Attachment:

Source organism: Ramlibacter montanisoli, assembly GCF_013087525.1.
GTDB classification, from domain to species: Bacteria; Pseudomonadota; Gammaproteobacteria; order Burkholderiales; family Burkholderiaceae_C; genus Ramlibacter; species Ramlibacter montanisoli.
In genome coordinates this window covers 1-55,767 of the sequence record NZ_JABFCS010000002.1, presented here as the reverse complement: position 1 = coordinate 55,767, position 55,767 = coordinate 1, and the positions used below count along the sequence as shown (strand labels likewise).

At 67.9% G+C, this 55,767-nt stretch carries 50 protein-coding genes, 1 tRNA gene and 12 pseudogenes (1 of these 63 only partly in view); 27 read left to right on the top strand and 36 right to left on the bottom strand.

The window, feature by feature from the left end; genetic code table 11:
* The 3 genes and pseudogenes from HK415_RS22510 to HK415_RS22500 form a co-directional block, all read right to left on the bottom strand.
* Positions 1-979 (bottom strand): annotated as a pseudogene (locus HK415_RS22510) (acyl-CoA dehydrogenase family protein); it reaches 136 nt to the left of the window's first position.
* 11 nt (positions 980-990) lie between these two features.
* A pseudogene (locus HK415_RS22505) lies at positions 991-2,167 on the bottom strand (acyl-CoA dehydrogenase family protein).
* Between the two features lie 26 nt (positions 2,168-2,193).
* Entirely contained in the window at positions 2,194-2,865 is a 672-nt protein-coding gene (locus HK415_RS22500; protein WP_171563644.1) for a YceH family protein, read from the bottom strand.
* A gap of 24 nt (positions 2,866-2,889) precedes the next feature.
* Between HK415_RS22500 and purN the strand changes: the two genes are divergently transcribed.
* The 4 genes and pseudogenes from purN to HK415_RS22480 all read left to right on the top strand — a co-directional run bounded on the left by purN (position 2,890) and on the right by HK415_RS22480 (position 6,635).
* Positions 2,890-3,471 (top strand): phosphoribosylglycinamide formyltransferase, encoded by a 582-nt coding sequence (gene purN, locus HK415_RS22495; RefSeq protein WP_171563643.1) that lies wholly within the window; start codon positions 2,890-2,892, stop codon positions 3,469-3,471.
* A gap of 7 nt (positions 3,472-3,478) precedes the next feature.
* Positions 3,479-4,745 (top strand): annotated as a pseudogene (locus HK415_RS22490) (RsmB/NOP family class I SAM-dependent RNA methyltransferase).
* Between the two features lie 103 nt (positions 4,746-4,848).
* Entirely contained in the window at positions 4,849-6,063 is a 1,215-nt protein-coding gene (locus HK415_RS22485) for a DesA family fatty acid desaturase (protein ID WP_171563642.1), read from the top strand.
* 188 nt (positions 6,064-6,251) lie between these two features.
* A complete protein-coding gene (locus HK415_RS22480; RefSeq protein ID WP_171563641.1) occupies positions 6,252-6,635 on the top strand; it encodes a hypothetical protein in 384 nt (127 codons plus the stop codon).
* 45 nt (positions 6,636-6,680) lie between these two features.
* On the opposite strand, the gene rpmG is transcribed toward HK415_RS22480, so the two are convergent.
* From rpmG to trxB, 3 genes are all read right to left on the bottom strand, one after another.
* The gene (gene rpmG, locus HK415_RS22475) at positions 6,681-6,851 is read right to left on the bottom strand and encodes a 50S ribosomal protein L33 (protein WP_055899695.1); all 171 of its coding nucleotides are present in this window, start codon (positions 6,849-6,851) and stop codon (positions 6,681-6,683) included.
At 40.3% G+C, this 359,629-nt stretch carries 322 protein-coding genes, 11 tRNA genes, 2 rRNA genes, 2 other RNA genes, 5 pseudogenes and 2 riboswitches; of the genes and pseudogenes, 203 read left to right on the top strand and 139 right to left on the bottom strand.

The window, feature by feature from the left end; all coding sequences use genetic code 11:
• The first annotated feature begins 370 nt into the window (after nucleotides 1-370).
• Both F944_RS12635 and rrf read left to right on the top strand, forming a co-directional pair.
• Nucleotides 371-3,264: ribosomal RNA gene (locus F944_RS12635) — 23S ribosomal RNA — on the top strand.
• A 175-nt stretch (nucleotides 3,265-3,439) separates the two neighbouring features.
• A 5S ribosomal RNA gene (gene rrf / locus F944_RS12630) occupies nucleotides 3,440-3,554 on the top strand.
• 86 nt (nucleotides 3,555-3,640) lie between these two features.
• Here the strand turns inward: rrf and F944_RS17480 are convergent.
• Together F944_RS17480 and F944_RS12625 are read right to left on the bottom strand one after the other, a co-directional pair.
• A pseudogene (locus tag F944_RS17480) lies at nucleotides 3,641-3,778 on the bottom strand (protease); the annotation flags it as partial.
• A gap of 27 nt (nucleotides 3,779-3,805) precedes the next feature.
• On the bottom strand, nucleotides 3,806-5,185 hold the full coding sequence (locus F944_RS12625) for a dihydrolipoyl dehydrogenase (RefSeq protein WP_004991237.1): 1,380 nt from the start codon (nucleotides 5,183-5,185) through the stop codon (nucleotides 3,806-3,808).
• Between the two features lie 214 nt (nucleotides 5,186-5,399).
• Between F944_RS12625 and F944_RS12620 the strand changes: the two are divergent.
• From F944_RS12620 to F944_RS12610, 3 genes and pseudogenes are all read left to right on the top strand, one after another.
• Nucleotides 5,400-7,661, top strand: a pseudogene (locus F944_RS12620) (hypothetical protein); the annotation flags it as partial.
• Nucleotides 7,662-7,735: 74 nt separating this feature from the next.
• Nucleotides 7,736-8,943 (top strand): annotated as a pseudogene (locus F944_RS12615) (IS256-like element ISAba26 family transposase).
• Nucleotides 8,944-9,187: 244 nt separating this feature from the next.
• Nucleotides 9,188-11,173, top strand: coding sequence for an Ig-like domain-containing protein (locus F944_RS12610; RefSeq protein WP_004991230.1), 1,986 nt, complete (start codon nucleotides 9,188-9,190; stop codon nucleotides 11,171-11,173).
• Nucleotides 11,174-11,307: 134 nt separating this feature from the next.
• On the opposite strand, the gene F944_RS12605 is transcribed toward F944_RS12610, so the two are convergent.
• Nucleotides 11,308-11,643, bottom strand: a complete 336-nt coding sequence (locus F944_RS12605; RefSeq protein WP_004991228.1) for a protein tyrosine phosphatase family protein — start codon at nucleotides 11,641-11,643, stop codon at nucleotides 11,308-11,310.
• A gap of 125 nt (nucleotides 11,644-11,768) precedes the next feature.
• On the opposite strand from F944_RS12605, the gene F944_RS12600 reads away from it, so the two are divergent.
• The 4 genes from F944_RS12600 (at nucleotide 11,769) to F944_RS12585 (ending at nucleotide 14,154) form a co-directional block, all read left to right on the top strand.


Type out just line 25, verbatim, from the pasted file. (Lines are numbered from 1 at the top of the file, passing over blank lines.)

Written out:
* The gene (gene rpmG, locus HK415_RS22475) at positions 6,681-6,851 is read right to left on the bottom strand and encodes a 50S ribosomal protein L33 (protein WP_055899695.1); all 171 of its coding nucleotides are present in this window, start codon (positions 6,849-6,851) and stop codon (positions 6,681-6,683) included.